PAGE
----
The Long Term Risks of China’s Inflation Problem

Publication: China Brief Volume: 8 Issue: 9

China’s tolerance of inflation has a low threshold because of the risks it poses to social and political stability. That is why the government and the people have been worried about a steep rise in the consumer price index (CPI) since the first half of 2007. Is this the beginning of a new and potentially dangerous inflation cycle? Earlier cycles were often associated with severe social hardship and political turmoil. The Tiananmen disaster on June 4, 1989, might have been prevented if the high inflation of those days had not brought so many additional demonstrators to the Square frightening the leadership. Older political leaders remember that the Communists’ defeat of the Nationalists in the Chinese civil war of 1945-1949 was greatly assisted by the run-away inflation of those years, which sharply reduced the popularity of Chiang Kai-shek’s Republic of China (ROC) government.

What is driving current inflation in China and what are the prospects?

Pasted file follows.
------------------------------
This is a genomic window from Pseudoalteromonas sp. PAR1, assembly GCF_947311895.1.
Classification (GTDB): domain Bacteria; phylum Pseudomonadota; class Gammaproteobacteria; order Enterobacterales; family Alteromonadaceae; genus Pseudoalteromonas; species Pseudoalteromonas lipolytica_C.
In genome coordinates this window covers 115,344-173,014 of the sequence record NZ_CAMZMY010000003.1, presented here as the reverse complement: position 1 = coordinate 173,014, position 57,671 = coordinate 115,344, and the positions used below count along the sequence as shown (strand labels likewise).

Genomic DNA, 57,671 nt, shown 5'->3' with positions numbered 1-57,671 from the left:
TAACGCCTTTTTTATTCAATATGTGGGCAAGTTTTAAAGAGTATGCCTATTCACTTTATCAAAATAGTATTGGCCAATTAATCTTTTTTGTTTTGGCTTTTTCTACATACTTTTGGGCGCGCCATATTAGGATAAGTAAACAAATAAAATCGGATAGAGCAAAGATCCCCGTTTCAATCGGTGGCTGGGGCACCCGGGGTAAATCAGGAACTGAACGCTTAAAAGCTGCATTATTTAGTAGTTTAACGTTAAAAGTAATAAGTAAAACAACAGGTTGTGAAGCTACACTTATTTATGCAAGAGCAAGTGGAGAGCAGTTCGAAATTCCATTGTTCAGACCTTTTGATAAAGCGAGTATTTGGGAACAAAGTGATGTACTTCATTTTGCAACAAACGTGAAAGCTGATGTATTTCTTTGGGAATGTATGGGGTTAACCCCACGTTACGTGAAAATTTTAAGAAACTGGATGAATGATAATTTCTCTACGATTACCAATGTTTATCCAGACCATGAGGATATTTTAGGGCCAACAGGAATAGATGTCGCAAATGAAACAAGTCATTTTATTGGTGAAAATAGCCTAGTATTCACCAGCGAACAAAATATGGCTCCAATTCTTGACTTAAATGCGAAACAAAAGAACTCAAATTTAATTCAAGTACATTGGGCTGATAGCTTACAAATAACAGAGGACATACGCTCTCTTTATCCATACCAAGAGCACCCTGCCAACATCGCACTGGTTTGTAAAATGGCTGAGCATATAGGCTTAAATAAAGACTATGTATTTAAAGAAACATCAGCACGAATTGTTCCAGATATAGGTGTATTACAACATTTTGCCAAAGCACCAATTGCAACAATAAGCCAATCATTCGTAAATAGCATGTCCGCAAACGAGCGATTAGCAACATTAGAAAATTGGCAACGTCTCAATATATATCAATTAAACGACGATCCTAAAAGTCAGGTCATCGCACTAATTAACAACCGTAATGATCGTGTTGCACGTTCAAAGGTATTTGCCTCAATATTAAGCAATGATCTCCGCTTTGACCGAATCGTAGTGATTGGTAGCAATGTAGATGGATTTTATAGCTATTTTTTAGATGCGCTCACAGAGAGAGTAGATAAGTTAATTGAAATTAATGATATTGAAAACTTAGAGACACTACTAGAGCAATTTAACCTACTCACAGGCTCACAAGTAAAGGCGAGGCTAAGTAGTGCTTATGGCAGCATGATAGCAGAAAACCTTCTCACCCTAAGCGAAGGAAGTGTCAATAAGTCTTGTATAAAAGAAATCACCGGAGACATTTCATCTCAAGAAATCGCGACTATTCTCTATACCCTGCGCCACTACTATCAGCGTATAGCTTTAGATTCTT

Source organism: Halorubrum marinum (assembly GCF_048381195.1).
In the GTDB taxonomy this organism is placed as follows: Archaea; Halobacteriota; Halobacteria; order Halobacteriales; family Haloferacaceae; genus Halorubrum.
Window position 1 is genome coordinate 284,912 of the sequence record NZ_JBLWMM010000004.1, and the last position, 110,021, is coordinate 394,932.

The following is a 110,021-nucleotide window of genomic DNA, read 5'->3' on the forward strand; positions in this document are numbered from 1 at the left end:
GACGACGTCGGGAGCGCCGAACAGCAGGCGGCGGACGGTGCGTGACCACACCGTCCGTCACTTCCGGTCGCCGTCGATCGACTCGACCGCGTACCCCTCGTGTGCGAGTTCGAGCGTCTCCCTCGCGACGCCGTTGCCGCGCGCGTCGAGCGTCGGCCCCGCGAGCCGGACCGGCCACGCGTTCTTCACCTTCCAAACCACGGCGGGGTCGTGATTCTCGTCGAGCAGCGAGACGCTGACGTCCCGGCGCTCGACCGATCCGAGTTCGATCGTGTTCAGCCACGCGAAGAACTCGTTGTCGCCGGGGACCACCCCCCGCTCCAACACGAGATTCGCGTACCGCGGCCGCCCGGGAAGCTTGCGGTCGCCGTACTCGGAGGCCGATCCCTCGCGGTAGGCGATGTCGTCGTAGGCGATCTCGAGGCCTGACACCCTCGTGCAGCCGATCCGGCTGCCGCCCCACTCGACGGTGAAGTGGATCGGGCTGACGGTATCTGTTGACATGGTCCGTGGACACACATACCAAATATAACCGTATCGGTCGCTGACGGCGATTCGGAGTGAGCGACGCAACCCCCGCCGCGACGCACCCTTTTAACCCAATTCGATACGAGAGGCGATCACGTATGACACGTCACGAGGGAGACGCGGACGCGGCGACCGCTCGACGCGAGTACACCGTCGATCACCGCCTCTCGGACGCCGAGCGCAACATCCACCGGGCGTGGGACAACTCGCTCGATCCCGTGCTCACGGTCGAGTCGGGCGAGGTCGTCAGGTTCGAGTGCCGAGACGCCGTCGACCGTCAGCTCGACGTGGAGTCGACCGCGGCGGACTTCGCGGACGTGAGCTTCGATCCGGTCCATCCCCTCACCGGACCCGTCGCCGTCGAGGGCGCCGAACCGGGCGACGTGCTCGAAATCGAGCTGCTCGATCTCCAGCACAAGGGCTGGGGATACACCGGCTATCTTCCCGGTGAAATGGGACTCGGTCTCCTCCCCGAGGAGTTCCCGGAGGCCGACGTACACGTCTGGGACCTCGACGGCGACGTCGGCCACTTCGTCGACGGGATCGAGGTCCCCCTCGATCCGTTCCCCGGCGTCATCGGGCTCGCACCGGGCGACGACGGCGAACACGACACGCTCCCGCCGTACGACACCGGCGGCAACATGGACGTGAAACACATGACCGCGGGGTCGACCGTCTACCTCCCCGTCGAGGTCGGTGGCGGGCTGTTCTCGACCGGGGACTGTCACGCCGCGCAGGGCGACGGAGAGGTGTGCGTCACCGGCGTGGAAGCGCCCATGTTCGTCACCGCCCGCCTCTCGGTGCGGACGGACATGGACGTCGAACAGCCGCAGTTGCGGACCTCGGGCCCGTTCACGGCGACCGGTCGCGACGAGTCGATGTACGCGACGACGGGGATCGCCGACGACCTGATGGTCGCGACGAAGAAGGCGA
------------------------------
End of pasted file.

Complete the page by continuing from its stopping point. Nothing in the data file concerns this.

In the economic arena, the greatest challenge facing China’s leadership at the present time is a new round of consumer price inflation. It started in the first half of 2007. The consumer price index (CPI) rose by 8.7 percent year over year (yoy) in February 2008, the steepest increase in over a decade. The index ebbed to 8.3 percent (yoy) in March. For the first quarter of 2008 as a whole the index was 8 percent (yoy) [1]. The current inflationary cycle is different in origin from the previous one (1992-1995), which was triggered by endogenous excessive credit expansion and economic “overheating” [2]. The present cycle was ignited by domestic supply disruptions in the food sector—mainly pigs and poultry—and reinforced by sharp international price increases for oil, coal, soy beans, grains and metals. The combined effect was to drive up the price of many food items, especially pork, poultry, eggs, vegetable oil and dairy products. CPI inflation received an extra jolt in the early months of 2008 from the worst-ever transportation and power supply disruptions caused by severe snowstorms. The non-food CPI has remained surprisingly modest so far (at least through March – Chart 1 in PDF), but there are some troubling signs that inflation may become more pervasive—for example, the producer price index (PPI) for industrial goods rose to 8 percent in March.